Ten Days on the Romantische Strasse


Text and photos 2000, John or Ondine Kuraoka

First off, apologies for the egregiously poor scans. These were the very first photos I had ever tried scanning, and it shows. One of these days, I'll go back and correct them all. For much better photos, and the complete story of a six-week house-swap in Germany in September 2004, mit zwei Kind, click here.

Day 1: Los Angeles-Heidelberg.

HEIDELBERG, GERMANY – My wife and I sat on the edge of the hotel bed, the first bed we had seen in 30 hours, and stared at my feet with growing alarm. They bloomed with firm white blisters; tightly filled, itchy pillows between my toes and on the tops of my feet. Ondine, awestruck, asked "has this ever happened before?" I thought muzzily, sleepily. No, I was pretty certain I would remember such an explosion of growth on my body. We called the front desk, and asked for a referral to a local doctor. Fortunately, Ondine speaks enough German to make herself understood. I laced up my shoes, giving each foot a few whacks to relieve, momentarily, the terrible itching, and we headed downstairs. It was 10:30 at night, and we hobbled off arm in arm to seek medical help in a strange country. And that was how we spent our first night in Germany.

 

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We might’ve known we were in for an adventure right from the start. At Los Angeles International Airport, a small mystery unfolded before us at the terminal. The captain snapped a picture of our plane – was that a good sign? He sent the co-pilot to check the plane, and the co-pilot didn’t like the left rear tire. The co-pilot motioned over the captain. They crouched, examining, prodding, peering. The captain didn’t like the left rear tire either. There was much earnest discussion, with waving arms. Calls were made. One by one, people pulled up in pick-up trucks, station wagons, and stumpy airport tractors. One by one, they looked at the tire, motioned, made more calls. And, one by one, they left. The tire remained. Immediately before boarding, the captain strode back to the tire and looked at it, looked at it hard. Then, he ambled to the gangway and climbed into the plane without looking back. We have no idea what that was all about.

In the midst of this, someone was calling my name over the loudspeaker. I thought it was my name. I have one of those easily mangled names. "Jnn Krrwkkwkk please return to the check-in counter." Curious, Ondine went to investigate. Sure enough, it was for me. They had mistakenly torn off both my departure and return tickets. That might’ve gotten interesting on the way back. I tucked the loose ticket into my waist pouch, and went back to watching the plane getting ready.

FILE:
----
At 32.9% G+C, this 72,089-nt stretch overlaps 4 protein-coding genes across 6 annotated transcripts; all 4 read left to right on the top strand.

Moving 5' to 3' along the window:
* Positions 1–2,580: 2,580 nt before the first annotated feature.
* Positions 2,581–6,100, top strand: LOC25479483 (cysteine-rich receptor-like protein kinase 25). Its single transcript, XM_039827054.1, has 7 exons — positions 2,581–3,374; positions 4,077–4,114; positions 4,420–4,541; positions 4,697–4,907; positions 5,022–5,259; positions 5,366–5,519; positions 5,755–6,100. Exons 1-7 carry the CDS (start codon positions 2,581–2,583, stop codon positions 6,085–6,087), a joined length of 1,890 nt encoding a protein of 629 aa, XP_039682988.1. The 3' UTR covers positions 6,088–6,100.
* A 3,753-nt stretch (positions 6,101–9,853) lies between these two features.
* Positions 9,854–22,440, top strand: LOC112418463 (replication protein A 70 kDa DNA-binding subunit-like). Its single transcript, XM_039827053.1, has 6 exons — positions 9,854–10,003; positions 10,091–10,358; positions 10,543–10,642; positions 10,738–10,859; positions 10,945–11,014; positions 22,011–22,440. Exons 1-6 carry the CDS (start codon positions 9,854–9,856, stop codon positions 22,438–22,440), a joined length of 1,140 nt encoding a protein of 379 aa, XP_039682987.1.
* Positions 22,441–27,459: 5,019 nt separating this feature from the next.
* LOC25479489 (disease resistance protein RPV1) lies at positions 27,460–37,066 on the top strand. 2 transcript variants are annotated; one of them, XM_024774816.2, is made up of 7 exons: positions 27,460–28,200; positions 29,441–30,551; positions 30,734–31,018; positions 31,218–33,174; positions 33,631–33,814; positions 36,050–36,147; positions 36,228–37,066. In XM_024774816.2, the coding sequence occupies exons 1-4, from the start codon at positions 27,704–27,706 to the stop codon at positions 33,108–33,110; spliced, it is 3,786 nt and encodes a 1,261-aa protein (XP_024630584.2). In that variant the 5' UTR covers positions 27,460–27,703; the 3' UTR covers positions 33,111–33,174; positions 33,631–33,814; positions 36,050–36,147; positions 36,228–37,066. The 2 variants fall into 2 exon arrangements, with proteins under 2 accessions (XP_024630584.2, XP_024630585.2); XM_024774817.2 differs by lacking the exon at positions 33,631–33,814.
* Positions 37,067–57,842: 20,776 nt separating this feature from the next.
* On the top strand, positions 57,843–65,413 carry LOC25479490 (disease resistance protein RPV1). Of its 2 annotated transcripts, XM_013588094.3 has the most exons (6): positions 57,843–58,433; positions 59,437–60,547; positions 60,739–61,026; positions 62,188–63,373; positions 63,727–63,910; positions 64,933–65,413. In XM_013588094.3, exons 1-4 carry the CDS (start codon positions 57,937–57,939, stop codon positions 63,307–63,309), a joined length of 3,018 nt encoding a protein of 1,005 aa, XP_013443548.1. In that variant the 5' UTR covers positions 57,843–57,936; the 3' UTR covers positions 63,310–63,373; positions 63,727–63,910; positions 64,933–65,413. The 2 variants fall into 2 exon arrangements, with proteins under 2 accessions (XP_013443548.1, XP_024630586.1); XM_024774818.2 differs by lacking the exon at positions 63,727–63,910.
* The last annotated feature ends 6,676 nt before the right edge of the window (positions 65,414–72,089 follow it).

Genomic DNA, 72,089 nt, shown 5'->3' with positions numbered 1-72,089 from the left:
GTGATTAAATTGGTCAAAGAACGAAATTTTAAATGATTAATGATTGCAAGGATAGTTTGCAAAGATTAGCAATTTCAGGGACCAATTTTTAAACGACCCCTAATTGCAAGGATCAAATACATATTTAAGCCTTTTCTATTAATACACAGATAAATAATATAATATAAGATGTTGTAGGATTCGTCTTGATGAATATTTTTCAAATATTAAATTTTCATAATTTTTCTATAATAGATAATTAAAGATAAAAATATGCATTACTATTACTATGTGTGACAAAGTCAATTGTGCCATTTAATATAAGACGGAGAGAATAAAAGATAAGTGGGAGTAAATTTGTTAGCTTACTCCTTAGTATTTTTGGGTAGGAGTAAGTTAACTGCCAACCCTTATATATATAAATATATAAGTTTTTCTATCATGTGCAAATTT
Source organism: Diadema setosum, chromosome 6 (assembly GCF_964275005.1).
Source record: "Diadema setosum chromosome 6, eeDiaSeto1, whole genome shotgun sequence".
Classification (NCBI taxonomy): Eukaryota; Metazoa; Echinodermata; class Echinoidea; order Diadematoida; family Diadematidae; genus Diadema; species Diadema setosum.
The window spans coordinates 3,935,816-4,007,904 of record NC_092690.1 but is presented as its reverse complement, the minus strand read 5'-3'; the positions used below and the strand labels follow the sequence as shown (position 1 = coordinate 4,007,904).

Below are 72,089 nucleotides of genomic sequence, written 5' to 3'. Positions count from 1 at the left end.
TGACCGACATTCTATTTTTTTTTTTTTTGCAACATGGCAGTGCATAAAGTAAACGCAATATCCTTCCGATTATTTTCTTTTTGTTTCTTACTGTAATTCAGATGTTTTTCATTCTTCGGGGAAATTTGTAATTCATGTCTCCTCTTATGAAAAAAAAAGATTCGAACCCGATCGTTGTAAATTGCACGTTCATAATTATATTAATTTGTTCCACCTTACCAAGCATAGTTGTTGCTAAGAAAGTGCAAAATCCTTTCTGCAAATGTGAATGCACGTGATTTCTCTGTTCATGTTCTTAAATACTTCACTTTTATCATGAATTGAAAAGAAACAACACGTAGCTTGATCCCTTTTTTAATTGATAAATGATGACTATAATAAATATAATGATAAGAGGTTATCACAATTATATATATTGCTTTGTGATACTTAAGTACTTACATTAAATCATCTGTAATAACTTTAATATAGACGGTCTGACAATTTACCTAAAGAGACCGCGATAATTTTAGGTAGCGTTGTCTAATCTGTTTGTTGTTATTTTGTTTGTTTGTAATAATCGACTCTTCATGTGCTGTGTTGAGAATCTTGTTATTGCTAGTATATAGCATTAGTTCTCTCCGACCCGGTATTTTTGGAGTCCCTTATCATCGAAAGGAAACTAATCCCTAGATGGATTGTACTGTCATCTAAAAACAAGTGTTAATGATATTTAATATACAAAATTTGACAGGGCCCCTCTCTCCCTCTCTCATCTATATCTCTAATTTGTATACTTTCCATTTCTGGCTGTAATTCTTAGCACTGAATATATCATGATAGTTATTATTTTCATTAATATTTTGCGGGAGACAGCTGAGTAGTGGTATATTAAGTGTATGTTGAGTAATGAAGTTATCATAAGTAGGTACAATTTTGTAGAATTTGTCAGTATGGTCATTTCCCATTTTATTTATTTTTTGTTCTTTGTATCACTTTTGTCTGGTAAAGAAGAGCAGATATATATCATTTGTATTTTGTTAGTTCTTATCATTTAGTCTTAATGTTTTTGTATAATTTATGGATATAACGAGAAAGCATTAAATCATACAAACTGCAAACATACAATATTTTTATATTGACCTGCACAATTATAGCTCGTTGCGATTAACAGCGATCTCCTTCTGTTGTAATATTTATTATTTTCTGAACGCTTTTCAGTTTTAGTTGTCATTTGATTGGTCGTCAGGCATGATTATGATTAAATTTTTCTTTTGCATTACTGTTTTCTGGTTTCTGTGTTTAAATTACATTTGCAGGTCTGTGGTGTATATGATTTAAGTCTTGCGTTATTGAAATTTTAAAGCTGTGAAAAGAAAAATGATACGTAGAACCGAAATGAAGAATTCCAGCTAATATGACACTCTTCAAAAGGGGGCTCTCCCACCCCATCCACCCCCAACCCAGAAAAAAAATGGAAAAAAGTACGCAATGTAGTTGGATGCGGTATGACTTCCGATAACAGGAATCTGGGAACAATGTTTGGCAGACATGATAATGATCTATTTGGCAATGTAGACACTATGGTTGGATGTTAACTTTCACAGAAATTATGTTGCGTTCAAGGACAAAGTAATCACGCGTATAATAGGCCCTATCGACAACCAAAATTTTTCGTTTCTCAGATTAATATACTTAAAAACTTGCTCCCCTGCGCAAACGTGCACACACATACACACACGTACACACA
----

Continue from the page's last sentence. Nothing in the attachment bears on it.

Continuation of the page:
The waiting area was crowded with Germans returning home after their vacations in Southern California. We scheduled our trip to Germany for mid-October, to take advantage of off-peak rates and post-Oktoberfest quiet. We wanted to visit Heidelberg, where Ondine went to school for a year. There, we would connect with Ondine’s college roommate, Desiree. Other than that, our plans were wide open for eight or nine days. We thought about working our way East, to Vienna or Czechoslovakia or Poland. We contemplated going West, toward Strasbourg in France. And, we considered following the route of the Romantische Strasse – the famous "Romantic Road."

One thing we did plan, was what we took. We traveled light. Those books on packing light don’t even come close to what we did. We each carried an 11-pound daypack, and that’s it. My daypack held 1 polypro t-shirt, 1 light thermal top, 1 heavy fleece top, 1 light thermal bottoms, 1 heavy fleece bottoms, two pairs hiking socks, 2 pairs silk boxers, Gore-Tex parka, Gore-Tex pants, fleece neck gaiter, expandable waistpack, toothbrush, prescriptions, and a stuffed good luck travel frog (one of a pair given to us by my mother). I wore socks, boxers, polypro t-shirt, Supplex travel shirt, Supplex pants with zip-off legs, and waterproofed running shoes. During our trip, we wore (and washed) everything we had, but never had to wear everything at once -- so we could have weathered colder, wetter conditions. The quick-drying fabrics proved their worth every day in the cool, drizzly weather. Camera equipment included a Nikon FA, 24mm f/2 lens, 50mm f/1.4 lens, polarizer, A2 (81B) filter, Olympus Stylus Epic, and Olympus Stylus Zoom 105. We took 21 rolls of Fuji Superia 400-speed color print film, and two rolls of Kodak T-Max 400-speed black and white print film.